New issuance slowed last week from the moderate clip at which supply had hit. Issuer tiering persisted in holiday shortened trading, as Chase Manhattan Bank, American Honda Finance and Nissan Motor Credit all had little difficulty pricing deals. In off-the-run assets, a timeshare receivables offering did price, albeit after some fine-tuning of the senior tranche.
Marketing since late the week before, Marriott Vacation Club Trust 2002-1 was a $500 million timeshare resort loan ABS in the market via Credit Suisse First Boston. While subordinated classes saw good demand from the start, the $420 million 3.81-year A1 was a tough sell. Sources close to the situation blamed the large size of the tranche, which led to $260 million being carved out into a new fixed-rate triple-A A2 class.
After the slight restructuring mid week, the deal priced, although the senior floater cheapened 20 basis points from initial price guidance to price at 70 basis points over one-month Libor. The fixed-rate A2 priced at 102 basis points over Swaps.
High-quality auto loan paper continues to see the best reception from investors. The latest captive to take advantage of this sentiment was Honda, which brought its fourth ABS of the year, the first time it has issued in each quarter. Banc of America Securities and JPMorgan Securities acted jointly as lead managers on the offering, which - like other top-tier captives - saw strong demand.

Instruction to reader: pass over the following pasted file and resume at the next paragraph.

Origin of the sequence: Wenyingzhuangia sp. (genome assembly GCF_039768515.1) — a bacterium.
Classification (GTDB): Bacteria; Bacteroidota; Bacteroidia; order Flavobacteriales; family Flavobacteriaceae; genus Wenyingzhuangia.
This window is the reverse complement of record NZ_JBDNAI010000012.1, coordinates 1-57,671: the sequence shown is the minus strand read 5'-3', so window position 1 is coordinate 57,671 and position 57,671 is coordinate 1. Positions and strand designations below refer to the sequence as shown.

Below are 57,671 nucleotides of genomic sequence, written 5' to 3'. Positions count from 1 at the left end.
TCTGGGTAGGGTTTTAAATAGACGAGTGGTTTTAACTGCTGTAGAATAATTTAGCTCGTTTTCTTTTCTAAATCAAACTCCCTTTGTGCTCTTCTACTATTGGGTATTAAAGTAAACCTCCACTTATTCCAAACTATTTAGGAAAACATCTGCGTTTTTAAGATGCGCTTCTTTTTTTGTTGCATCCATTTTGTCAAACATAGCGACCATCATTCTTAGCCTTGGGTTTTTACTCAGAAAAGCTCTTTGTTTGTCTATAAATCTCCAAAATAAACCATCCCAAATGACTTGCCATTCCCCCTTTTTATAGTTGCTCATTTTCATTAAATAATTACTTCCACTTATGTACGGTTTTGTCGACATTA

"I think that investors were chasing this paper because they also realize that most of the prime quality [auto] supply is behind us, and that if they were going to buy before year's end they would need to get involved," a trader close to the situation said.
Spreads came in tighter than guidance, with the one-year class pricing at 10 basis points over EDSF and two year pricing at 10 basis points over swaps. Honda 2002-4, however, did not price inside of the most recent Toyota offering, which priced its two-year class at 9 basis points over Swaps.
Following the recent Volkswagen lease ABS on Nov. 7, it was time for Nissan to bring its second-ever auto lease ABS, through Merrill Lynch, which led its 2001 transaction. After seeing no supply throughout the year, this was the third auto lease ABS of the quarter.
The offering being a Rule 144A limited the investor base somewhat. Nissan priced outside of the recently set benchmark levels. There were some moral victories for Nissan though, as it broadened its investors base, adding crossover buyers from its loan-backed offerings and up to seven new accounts to the book, according to Jennifer Kuritz, Nissan's corporate manager of securitization.
In credit cards, Chase sold $1.1 billion of three-year notes, its second credit card deal in as many weeks. Led by JPMorgan, the triple-A class priced at six basis points over one-month Libor and the single-As priced at 37 basis points over one-month Libor.
Household Finance was set to price its $840 million private-label credit card deal, reportedly two-times oversold as of late Thursday on its seniors, and on track for a Friday pricing.